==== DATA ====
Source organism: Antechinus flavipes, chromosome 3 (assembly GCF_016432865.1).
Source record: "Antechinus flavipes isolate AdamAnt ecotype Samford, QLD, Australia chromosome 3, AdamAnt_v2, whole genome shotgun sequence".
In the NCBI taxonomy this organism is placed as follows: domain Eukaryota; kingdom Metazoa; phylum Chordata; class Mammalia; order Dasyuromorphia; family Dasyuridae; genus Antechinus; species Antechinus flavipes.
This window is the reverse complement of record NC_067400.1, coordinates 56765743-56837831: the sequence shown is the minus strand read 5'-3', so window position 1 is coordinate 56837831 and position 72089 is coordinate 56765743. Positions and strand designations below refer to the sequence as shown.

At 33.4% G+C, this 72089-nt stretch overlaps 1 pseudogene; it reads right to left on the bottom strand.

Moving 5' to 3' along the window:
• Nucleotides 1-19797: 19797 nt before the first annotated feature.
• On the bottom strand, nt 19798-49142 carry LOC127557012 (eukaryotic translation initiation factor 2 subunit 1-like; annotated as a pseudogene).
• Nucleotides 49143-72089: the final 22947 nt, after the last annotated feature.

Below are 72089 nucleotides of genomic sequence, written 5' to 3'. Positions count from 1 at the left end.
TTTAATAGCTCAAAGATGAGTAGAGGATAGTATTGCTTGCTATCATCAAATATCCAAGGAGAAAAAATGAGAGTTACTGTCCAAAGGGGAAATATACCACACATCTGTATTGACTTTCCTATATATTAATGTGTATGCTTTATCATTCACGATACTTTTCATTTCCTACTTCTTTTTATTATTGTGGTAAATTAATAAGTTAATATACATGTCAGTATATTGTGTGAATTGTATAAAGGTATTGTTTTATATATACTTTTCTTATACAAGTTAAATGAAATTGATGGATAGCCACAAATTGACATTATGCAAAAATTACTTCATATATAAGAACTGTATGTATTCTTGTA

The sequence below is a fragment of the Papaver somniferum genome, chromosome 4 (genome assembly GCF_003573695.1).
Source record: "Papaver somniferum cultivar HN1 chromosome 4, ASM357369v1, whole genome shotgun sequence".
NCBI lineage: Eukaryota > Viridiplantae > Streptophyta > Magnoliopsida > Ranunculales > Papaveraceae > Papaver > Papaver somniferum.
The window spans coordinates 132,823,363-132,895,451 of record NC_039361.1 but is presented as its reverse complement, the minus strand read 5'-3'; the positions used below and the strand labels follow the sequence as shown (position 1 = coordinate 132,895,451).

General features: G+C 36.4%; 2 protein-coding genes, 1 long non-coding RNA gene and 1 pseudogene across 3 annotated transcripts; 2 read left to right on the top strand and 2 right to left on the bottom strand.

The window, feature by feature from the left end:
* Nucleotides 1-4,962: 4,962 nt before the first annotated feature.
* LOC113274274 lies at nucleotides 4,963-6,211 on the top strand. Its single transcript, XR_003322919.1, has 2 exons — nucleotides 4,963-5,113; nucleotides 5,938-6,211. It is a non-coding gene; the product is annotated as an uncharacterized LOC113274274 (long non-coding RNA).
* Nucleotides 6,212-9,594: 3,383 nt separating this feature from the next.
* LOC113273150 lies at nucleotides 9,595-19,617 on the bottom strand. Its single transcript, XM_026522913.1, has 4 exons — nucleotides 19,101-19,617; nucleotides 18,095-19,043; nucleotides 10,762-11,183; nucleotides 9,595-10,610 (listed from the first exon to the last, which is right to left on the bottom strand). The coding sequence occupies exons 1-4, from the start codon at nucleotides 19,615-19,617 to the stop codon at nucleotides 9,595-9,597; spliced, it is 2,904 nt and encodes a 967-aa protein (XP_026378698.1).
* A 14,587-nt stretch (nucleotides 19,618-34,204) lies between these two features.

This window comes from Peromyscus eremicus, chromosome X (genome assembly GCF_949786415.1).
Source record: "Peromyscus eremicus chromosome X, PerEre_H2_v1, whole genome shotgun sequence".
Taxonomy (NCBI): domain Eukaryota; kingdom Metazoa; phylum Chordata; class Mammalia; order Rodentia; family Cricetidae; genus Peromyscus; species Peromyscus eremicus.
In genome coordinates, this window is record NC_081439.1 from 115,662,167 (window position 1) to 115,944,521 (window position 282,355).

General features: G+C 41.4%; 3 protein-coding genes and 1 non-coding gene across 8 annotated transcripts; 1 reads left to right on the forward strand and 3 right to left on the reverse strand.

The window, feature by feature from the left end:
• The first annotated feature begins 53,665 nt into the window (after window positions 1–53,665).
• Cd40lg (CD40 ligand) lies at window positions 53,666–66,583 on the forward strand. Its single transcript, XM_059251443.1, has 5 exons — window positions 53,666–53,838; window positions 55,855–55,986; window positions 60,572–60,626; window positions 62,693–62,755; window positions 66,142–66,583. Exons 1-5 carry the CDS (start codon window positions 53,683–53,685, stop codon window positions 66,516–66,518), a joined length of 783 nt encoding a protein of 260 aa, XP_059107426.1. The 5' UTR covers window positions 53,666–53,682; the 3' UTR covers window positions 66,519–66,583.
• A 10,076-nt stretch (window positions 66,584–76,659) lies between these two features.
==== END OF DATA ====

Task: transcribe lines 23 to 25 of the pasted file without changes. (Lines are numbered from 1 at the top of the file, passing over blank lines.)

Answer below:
This window comes from Peromyscus eremicus, chromosome X (genome assembly GCF_949786415.1).
Source record: "Peromyscus eremicus chromosome X, PerEre_H2_v1, whole genome shotgun sequence".
Taxonomy (NCBI): domain Eukaryota; kingdom Metazoa; phylum Chordata; class Mammalia; order Rodentia; family Cricetidae; genus Peromyscus; species Peromyscus eremicus.